Hot Weather Tips

When temperatures and heat indices soar, pet owners are advised to take special precautions to keep pets safe. High temperatures can be deadly for pets left without a cool, shady place to rest and plenty of water.

Never leave a pet unattended in a parked car when the temperature is near or above 70 degrees.

The temperature inside a car can soar past 100 degrees very quickly and temperatures above 110 degrees can be fatal in minutes.

Act immediately if you see a distressed animal in an unattended car.

Call the local police and the Humane Society of Missouri's Animal Cruelty Hotline at 314.647.4400. A pet showing signs of distress such as heavy panting, unresponsive behavior, seizure or collapse needs IMMEDIATE attention.

Apply cool water to your pet’s extremities if they show signs of heat exhaustion.

If your pet is displaying symptoms, place a cool, wet towel around their neck or pour cool water over their body, especially the abdomen and between the hind legs. Schedule an appointment with your veterinarian as soon as possible.

Make sure outdoor pets always have access to shade and fresh clean water.

Do not use bowls made of metal as they will become extremely hot if left out in the sun. Take frequent water breaks if walking or jogging with your dog. If you leave your pet outdoors for an extended period, check to make sure they will have shaded areas all day. Asphalt and concrete heat up quickly. If it’s too hot to keep your hand on the pavement for 10 seconds, it is too hot for a dog’s paws.

Keep pets inside when temperatures exceed 90 degrees.

There will be days when the temperature skyrockets and it becomes too hot for pets to remain outside. Bring them indoors and keep them in a safe and secure place such as the basement, especially if your home is not air conditioned. Rising temperatures inside the home can be just as deadly as the outdoor heat.

Groom your pet regularly.

A pet’s coat is designed by nature to keep them cool during the summer. Consider taking your pet to a groomer for a trim or regularly brush their fur to remove any excess hair. However, do not shave your pet without first consulting a veterinarian, as this may result in overexposure to the sun and cause sunburn or other serious side effects.

Help Us Save Pets!

If you see an animal in distress, please call your local police and our Animal Cruelty Hotline at 314.647.4400.

Cold Weather Tips

35° and Below, Protect Fido!

When freezing temperatures and winter weather arrive, don't forget: if it’s too cold for you, it’s too cold for your pet! The Humane Society of Missouri urges all pet owners to keep the safety of their four-legged friends top of mind in winter weather with our lifesaving motto: 35° AND BELOW? PROTECT FIDO!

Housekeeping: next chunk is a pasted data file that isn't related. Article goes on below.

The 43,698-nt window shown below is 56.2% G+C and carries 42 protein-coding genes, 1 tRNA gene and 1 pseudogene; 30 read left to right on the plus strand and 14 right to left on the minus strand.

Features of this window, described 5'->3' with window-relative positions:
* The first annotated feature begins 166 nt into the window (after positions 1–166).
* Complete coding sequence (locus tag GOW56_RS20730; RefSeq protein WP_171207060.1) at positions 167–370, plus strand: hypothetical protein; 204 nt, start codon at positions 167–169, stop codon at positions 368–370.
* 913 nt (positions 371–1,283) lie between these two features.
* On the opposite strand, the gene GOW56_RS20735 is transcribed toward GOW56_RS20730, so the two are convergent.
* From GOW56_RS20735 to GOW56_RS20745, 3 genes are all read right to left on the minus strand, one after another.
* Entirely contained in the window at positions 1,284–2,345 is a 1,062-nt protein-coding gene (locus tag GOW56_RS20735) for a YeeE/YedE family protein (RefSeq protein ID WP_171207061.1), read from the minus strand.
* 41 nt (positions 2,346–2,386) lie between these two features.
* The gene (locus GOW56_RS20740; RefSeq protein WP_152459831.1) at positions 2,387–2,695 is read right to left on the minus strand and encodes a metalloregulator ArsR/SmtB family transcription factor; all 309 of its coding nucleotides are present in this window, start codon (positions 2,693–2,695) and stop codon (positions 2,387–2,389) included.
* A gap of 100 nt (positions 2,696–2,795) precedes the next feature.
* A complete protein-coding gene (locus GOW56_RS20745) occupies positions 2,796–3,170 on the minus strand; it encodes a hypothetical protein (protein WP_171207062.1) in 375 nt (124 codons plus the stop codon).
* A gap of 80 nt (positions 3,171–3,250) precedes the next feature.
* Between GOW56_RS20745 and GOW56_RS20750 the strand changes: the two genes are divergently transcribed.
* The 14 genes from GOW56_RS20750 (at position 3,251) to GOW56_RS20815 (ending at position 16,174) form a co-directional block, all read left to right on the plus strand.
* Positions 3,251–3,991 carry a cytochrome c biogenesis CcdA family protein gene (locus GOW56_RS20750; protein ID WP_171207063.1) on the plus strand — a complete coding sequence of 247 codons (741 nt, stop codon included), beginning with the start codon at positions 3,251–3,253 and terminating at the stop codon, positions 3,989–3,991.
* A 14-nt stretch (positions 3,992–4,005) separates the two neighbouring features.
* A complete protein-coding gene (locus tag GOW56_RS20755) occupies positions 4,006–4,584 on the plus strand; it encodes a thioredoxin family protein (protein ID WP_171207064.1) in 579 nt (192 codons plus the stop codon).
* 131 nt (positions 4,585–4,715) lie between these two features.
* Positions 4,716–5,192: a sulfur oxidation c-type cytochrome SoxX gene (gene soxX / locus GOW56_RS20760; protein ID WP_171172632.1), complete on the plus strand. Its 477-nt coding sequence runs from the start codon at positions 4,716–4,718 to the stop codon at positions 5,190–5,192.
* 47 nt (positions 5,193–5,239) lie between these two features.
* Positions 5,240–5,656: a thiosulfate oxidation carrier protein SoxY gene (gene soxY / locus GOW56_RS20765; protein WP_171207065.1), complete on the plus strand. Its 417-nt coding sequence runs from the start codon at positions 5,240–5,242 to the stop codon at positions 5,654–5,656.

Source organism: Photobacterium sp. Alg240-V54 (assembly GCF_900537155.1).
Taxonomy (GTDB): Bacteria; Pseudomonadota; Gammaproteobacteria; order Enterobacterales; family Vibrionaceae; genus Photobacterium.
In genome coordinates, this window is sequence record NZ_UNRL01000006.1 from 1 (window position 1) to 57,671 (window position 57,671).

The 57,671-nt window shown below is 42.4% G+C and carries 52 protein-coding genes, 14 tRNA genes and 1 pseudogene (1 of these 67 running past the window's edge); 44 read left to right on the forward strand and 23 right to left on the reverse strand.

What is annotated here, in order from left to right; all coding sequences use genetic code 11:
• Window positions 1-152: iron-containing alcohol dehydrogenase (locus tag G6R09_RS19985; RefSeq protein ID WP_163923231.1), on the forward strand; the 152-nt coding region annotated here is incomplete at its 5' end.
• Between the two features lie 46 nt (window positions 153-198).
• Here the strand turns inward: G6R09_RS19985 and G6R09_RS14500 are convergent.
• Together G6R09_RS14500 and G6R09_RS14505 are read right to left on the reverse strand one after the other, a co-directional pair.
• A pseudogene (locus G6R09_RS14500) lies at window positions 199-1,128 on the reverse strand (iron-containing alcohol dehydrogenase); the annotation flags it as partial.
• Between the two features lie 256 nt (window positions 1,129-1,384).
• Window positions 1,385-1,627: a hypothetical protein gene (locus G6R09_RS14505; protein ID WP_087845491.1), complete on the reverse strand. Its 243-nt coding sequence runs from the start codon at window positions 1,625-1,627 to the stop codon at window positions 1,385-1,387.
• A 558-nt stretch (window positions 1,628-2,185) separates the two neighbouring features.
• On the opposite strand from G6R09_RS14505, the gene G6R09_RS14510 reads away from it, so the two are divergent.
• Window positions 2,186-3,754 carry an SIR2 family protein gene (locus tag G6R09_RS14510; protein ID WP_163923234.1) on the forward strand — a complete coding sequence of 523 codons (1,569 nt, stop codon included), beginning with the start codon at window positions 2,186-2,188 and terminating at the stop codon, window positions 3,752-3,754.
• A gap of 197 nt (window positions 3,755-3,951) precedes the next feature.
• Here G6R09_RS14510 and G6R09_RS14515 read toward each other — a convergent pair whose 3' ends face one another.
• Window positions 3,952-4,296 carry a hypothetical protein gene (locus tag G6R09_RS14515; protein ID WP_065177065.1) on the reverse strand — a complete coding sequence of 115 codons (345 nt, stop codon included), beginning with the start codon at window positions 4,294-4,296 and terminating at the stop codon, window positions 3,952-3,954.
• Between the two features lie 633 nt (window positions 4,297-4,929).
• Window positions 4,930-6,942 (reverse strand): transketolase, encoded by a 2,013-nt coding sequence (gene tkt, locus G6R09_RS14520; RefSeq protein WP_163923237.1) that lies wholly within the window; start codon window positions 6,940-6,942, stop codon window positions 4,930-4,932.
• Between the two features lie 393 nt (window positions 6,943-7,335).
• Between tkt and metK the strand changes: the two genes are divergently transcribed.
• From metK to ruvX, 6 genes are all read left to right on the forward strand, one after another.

Here are a few tips to ensure that your pet is safe during the cold winter months:

Bring your pet inside.

Wind chill makes the air colder than actual temperature reading. Limit your pet’s time outdoors to prevent frostbite on ears, tails and feet.

Beware of antifreeze.

Antifreeze can collect on driveways and roadways. Although it smells and tastes good to your pet, it is highly poisonous and lethal. If you suspect your pet has ingested antifreeze, please contact your vet immediately!

Dry off wet pets.

Dry your pets of any rain or snow and clean your pet’s paws. Rock salt, sand and chemicals used to melt ice can become embedded in paws causing pain.

Provide adequate shelter.

Adequate shelter is mandatory by law. Provide an insulated and draft-free shelter. The opening should face south with a sturdy, flexible covering to prevent icy winds from entering. Insulate the shelter with cedar chips. Avoid towels which can easily dampen and make the space colder.

Sweaters only go so far.

While a sweater may provide an extra layer of insulation for shorthaired dogs, most shorthaired breeds were built for warmer climates and their bodies will work overtime in cold weather to stay warm. Don’t assume that a cute sweater or your pup is enough to protect it from freezing temperatures.

Look for warning signs.

If you are playing outside with your dog and notice any of the warning signs of hypothermia such as strong shivering and trembling, rapid or labored breathing, feet, ears and skin extremely cold to the touch, or lethargy, bring them inside right away. Dry them off with a towel and help them warm up with a blanket. If they show continued signs of stress, call your vet or our Animal Medical Center of Mid-America immediately at 314.951.1534.